We initially had a B-to-B model where we ran company wellness programmes on a digital platform. Our company, Mediwell Digital Health Care, utilised mobile platforms to increase the ease with which employees could access healthcare providers after having health screenings. We were chosen by Microsoft to join their Biz-Spark portfolio programme which provided tech-savvy businesses with support and mentorship. This was a very exciting time, because as health professionals, the IT space was completely new and unchartered territory. We developed health-related mobile apps, which we used in our corporate screening programmes.
Mediwell Digital Health Care was elected to join the Discovery Innovations Programme. One of the aspects of this programme involved going to Israel to interact with captains of industry in the digital and electronic health space. My mother was at the time advised to also focus on the tangible, brick and mortar aspect of healthcare in the form of modern medical centres, to ensure that we were not just screening patients, but that we had a platform to manage them as well. This is where Mediwell Dainfern was born.
We chose to start in Dainfern, because both Dr Maggie (my mother) and I had been practising in the area. But we definitely do not plan to end here.
Mediwell Dainfern is one of the few women-owned Multidisciplinary Health Centres. Our vision is centred around the Christian values of integrity, kindness, stewardship and excellence. The centre focuses on a co-ordinated healthcare approach. We have our bouquet of medical professionals, physios, psychologists, biokineticists, dieticians, occupational therapists, chiropractor, baby clinic, a fully kitted X-ray and Sonar department, and other integrated practitioners. We have also recently launched our Mediwell senior care and home-based care programme for the elderly and fragile, as well as Mediwell corporate wellness services, training and coaching and occupational health services. Mediwell believes in responsible health care and provides affordable packages and health solutions for companies, individuals and their employees. We also are engaging government with enhancing health care provision to communities and have creative ideas of how to create public and private partnerships that increase health outcomes at a primary care level. Our Mediwell School health and wellness programme is the most exciting aspect that is close to my heart. We are currently with private schools, but hope engage with the department of education to expand this programme to public schools as well.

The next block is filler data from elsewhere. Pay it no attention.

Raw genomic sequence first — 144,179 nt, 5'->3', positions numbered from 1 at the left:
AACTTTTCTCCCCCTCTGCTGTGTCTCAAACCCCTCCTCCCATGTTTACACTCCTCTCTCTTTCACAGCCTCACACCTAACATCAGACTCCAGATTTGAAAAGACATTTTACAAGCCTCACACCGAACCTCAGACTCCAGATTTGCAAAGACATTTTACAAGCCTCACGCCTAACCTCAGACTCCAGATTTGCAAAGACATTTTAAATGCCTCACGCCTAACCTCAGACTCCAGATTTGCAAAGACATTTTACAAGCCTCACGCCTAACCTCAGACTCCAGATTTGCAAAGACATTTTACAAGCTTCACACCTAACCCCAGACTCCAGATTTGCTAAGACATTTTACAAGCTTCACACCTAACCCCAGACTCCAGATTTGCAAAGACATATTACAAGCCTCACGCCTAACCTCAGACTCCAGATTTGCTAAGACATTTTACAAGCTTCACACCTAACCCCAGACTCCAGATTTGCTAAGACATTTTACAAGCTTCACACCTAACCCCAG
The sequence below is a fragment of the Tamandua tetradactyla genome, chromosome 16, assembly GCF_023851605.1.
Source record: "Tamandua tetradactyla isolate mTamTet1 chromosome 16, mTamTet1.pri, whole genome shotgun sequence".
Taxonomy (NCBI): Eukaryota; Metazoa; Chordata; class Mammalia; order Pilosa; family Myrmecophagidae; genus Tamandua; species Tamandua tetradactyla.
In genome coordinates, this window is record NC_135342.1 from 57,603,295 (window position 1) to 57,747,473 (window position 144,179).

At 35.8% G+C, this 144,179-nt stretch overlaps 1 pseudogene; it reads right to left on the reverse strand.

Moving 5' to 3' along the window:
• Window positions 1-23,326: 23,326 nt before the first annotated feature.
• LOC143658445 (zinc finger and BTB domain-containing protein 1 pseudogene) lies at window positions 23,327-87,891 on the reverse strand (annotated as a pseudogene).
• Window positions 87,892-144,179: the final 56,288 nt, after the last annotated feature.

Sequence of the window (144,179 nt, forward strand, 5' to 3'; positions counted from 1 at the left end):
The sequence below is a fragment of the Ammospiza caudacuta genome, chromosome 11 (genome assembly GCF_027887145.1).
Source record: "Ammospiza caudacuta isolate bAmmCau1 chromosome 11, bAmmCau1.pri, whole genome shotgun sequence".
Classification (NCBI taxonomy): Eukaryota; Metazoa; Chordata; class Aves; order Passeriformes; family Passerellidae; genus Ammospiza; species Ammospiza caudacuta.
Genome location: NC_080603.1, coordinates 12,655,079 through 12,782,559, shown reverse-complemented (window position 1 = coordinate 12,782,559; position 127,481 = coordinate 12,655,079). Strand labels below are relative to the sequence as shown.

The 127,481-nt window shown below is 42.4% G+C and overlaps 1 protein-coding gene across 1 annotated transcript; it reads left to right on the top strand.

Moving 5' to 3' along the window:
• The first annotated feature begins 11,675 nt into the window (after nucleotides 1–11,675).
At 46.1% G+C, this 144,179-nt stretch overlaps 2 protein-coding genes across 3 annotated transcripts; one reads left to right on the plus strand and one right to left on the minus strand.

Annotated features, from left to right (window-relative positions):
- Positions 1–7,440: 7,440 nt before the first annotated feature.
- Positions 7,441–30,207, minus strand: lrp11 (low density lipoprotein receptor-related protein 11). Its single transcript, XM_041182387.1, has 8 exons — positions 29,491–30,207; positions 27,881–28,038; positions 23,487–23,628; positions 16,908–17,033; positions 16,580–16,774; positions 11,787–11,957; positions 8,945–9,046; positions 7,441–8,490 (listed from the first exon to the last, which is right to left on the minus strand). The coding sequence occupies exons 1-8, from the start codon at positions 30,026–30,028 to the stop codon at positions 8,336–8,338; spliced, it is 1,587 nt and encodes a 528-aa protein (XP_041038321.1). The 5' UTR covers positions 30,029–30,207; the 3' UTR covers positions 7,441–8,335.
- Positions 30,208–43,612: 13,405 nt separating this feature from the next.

What are some of highlights of being an entrepreneur?
In medical space, some of the biggest highlights have been seeing someone who had a significant medical emergency or crisis – being sorted out and happy. As an entrepreneur you do not just work in silos. If the process from start to finish (ensuring the patient is cared for as they called for an appointment, the reception care, the nursing care, the doctors care, the equipment and consumables utilised and the follow-up care) is efficient and seamless, one gets a deep sense of personal fulfilment.
My other highlight is being able to change the trajectory for women in this country. Our company is 100% women owned. Our staff compliment is comprised of 98% women. Our tenants are 90% women.
In fact, of the many funders we approached to assist us with the centre, we were primarily funded by a Women owned company. They caught the vision and believed the dream.